4 posted on 05/31/2004 9:32:36 PM PDT by DoctorZIn (Until they are Free, "We shall all be Iranians!")
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To: DoctorZIn

Sheeesh........have they gone a day without threatening SOMEONE in the past week or 2?

5 posted on 05/31/2004 9:37:13 PM PDT by nuconvert ("America will never be intimidated by thugs and assassins." ( Azadi baraye Iran)
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To: DoctorZIn

They're pushing their luck.
They're really asking for it, aren't they?

6 posted on 05/31/2004 9:39:41 PM PDT by nuconvert ("America will never be intimidated by thugs and assassins." ( Azadi baraye Iran)
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To: DoctorZIn

Jordan sees no harm in invite to shah's widow despite Iran complaint

AMMAN, May 31 (AFP) - Jordanian government spokeswoman Asma Khodr said Monday she did not expect relations with Iran to deteriorate because the widow of the ousted shah was invited to attend the wedding reception of Crown Prince Hamza last week.

"No one has the right to protest because this was a social, private event and a royal invitation," Khodr told reporters in Amman.

"I don't think it will have any (negative) impact because there is a difference between the political and diplomatic relations between Jordan and Iran and social and private relations," Khodr said.

Iran lodged an official complaint with Jordan and the foreign ministry summoned the Jordanian charge d'affaires "to protest this invitation" which Iranian foreign ministry spokesman Hamid Reza Asefi described as an "unjustifiable gesture".

The shah's widow, Farah Diba, was among more than 2,000 guests, including several Arab and European crowned heads, invited to attend the reception hosted Thursday by King Abdullah II of Jordan for his half-brother Hamza bin Hussein.

The crown prince and his bride Prince Noor, a distant cousin, were engaged and wrote their marriage contract in August but delayed the garden party celebration until last week.

Asefi told reporters Sunday in Tehran that Farah Diba should not have been invited to the reception because she has "no status" in her own country and warned that it "will have repercussions on the relations between" Iran and Jordan.

The Iranian spokesman gave no details on what the consequences would be.

Iran's complaint comes after the invitation of both Farah Diba and her son Reza Pahlavi to the marriage a week ago of Spain's Crown Prince Felipe de Bourbon and former television news presenter Letizia Ortiz sparked a mini-crisis between Tehran and Madrid.

In protest, Iranian Foreign Minister Kamal Kharazi delayed a visit to Spain for talks with Spanish leaders by a day.

The widow of the ex-shah, who is 66, and her son now live in exile in France and the United States.

DoctorZin Note: It would appear that a lot or "royals" are welcoming the Pahlavi family to their events... are they giving a sign to the people of Iran that the rule of the mullahs is nearing the end?

7 posted on 05/31/2004 9:39:53 PM PDT by DoctorZIn (Until they are Free, "We shall all be Iranians!")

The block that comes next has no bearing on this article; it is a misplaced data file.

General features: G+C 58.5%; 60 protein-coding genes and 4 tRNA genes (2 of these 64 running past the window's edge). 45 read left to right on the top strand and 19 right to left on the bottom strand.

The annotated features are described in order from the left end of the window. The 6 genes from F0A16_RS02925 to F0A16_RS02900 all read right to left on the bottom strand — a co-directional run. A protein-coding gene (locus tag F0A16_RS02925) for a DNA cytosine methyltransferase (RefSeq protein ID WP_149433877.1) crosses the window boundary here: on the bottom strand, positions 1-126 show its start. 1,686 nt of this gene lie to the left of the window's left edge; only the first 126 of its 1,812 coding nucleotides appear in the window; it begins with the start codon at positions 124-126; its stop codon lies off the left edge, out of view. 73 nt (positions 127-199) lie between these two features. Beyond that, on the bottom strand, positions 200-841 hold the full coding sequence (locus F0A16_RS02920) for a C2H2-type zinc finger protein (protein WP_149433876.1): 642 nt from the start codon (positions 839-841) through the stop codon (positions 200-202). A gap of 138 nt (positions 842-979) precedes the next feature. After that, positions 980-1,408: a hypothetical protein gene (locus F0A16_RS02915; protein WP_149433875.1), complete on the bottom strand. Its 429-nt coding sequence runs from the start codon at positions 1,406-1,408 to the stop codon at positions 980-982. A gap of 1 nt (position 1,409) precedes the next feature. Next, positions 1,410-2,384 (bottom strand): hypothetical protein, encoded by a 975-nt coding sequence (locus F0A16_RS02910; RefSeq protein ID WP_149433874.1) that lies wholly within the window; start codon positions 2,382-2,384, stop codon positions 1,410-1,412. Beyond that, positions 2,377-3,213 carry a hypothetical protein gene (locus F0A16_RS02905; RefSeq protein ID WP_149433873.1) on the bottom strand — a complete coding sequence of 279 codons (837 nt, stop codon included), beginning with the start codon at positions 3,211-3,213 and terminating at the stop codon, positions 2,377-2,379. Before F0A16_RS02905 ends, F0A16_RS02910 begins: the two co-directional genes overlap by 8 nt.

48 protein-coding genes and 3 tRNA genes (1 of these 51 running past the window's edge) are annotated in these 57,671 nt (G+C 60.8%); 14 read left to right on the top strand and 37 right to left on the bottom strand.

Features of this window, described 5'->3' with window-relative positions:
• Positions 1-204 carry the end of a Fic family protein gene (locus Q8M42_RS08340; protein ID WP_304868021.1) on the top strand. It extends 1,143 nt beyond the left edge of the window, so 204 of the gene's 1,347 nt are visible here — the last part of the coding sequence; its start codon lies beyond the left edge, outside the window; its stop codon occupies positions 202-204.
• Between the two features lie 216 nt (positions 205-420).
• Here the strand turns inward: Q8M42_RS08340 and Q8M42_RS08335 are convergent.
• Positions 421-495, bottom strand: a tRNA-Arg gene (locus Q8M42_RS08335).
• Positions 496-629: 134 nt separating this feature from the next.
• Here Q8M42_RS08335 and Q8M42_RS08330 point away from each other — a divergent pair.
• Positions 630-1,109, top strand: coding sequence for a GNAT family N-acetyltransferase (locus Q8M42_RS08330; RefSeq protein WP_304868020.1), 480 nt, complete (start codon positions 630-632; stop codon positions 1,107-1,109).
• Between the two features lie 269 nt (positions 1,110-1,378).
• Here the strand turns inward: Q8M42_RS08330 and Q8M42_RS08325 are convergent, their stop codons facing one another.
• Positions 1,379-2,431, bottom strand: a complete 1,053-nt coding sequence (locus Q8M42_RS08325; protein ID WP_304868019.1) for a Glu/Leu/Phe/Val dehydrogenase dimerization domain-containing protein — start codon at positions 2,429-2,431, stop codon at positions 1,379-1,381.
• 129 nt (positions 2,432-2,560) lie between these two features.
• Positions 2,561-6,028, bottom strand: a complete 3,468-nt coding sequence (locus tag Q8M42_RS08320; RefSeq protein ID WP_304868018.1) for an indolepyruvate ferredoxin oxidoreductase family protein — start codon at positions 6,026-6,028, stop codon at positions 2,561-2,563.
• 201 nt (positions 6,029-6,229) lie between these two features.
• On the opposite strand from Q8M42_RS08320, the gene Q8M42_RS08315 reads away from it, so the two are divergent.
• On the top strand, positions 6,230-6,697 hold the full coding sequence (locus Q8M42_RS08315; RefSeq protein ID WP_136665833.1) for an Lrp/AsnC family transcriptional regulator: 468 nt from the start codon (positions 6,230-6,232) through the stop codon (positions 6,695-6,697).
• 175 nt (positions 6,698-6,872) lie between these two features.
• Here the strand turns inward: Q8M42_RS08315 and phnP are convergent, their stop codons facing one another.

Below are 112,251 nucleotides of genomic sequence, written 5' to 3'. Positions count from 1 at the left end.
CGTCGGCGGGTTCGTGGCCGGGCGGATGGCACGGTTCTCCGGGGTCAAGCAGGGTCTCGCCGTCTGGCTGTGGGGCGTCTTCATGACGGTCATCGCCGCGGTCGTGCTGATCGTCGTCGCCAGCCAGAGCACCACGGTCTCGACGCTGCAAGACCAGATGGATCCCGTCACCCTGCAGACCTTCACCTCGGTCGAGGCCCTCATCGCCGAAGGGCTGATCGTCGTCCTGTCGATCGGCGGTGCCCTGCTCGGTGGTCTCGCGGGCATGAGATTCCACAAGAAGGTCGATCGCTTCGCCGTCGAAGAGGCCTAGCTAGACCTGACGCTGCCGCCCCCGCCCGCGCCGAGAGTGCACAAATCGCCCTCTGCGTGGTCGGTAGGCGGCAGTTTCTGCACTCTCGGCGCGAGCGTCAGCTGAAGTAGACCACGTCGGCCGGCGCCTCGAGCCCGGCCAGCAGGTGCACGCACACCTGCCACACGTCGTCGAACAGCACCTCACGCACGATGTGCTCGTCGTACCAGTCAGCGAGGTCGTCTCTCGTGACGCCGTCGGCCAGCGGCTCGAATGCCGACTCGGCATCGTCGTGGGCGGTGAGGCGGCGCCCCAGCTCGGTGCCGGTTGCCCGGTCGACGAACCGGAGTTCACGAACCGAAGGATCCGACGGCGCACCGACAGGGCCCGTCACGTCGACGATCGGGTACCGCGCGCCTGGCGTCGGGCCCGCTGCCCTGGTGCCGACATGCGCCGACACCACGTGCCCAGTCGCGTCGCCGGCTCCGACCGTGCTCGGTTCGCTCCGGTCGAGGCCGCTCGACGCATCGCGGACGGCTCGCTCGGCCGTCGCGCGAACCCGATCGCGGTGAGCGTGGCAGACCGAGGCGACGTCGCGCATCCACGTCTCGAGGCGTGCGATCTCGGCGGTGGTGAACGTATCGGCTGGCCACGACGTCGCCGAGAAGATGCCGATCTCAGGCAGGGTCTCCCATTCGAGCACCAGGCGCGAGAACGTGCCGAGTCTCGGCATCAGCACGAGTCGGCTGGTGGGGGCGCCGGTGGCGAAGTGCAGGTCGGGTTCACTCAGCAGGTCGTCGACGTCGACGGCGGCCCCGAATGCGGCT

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To: DoctorZIn; nuconvert; freedom44; FBD
DoctorZin Note: It would appear that a lot or "royals" are welcoming the Pahlavi family to their events... are they giving a sign to the people of Iran that the rule of the mullahs is nearing the end?

It is more than that, I guess. The Foreign Ministry of IRI keeps saying that the Iranian Royals are no more popular among Iranians. And I'd like to ask them why do you protest if they are not any more popular?

8 posted on 05/31/2004 9:52:57 PM PDT by F14 Pilot (John ''Fedayeen" sKerry - the Mullahs' regime candidate)
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To: DoctorZIn
I am an American committed to supporting the efforts of those in Iran seeking to replace their government with a secular democracy.

As long as they treat their local Christians better than Ataturk did, I'm all for it.

9 posted on 05/31/2004 11:20:58 PM PDT by MegaSilver (Training a child in red diapers is the cruelest and most unusual form of abuse.)
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To: DoctorZIn


By Masoud Behnoud
Posted Tuesday, June 1, 2004

LONDON, First of June (IPS) As the new Iranian Majles, dominated by the ruling conservatives starts working, a veteran Iranian journalist advises them to stay away of “sloganmania” and warns that the decision-makers should not “sacrifice national interests for the sake of foolish slogans that have lost their charisma”.

“Now that the conservatives have booted out the reformists from the Majles and are looking to the government, one must hope that they would quickly realise the importance of their responsibilities by ending the senseless void in Iran-US relations, allowing Iran to come back to the international community and play its due role”, Mr. Mas’oud Behnoud, a well-known journalist and commentator of Iranian affairs suggested.

Although the members of the new Parliament have been told to avoid “futile political debates” – a land mark of the sixth Majles dominated by the reformists -- and pay more attention to people’s needs, yet, most of Iranian analysts are of the opinion that one of the reasons the conservatives wanted to get back the control of the Majles “at any cost” was to have it approve open talks with Washington on the thorny and complicated normalisation of relations that were cut off by the United States after its Embassy in Tehran was stormed by revolutionary students on November 1979, taking 55 diplomats and staff as hostages for 444 days.